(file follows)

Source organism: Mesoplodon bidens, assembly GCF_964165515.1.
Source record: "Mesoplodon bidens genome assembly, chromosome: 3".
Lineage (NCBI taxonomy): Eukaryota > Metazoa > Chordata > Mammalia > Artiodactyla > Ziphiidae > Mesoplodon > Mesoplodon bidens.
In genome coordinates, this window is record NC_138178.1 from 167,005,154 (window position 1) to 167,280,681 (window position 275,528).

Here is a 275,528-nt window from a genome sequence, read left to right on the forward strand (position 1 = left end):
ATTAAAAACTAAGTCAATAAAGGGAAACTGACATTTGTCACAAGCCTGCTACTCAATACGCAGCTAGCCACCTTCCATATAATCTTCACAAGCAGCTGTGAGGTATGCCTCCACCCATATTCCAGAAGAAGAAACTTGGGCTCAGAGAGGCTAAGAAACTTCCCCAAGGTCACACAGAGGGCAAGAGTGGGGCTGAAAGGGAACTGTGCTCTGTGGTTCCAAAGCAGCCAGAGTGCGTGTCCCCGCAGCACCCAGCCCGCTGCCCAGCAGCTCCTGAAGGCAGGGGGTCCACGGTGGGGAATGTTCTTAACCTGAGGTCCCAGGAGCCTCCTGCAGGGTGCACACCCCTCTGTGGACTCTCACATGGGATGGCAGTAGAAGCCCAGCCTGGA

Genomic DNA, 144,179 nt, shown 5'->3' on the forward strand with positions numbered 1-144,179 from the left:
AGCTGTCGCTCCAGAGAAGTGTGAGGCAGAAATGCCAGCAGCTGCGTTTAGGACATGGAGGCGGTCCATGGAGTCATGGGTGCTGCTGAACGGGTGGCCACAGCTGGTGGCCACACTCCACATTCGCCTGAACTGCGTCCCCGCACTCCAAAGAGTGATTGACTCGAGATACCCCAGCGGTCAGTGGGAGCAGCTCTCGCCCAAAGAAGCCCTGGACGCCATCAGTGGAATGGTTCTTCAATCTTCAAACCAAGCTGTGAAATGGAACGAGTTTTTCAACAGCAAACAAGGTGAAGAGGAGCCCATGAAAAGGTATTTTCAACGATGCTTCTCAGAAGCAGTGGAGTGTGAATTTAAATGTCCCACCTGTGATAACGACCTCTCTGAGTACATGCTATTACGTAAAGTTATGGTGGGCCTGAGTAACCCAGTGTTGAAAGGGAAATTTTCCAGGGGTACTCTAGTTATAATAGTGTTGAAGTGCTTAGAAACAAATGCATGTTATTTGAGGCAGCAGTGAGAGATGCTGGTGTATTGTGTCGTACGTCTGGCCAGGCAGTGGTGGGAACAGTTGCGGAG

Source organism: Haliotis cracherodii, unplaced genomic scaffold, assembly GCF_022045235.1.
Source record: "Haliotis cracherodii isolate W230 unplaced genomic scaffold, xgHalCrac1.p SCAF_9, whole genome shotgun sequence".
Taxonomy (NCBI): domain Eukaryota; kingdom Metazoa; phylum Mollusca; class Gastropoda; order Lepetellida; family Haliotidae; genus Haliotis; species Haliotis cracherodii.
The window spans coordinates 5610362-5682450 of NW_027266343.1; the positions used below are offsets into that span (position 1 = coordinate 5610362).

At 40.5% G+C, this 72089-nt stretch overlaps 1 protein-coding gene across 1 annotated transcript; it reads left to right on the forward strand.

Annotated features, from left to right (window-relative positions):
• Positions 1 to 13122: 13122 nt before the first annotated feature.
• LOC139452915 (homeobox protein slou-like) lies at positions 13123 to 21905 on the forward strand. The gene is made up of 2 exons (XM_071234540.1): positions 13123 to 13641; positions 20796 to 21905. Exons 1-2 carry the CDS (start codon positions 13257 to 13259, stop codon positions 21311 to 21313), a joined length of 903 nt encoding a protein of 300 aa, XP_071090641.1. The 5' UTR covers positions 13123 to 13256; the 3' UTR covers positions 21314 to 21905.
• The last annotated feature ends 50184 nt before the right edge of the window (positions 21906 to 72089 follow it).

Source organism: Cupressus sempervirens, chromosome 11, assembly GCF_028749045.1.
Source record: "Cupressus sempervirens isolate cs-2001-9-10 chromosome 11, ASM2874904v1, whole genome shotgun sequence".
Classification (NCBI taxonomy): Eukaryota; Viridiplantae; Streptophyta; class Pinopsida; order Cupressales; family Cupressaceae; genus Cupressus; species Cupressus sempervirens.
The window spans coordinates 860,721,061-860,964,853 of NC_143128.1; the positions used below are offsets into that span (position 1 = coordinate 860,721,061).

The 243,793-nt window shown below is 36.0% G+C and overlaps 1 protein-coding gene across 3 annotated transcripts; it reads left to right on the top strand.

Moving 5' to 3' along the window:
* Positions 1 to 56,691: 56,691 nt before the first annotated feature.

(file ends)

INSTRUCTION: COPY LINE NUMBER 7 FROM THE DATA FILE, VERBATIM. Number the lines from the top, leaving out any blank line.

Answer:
Genomic DNA, 144,179 nt, shown 5'->3' on the forward strand with positions numbered 1-144,179 from the left: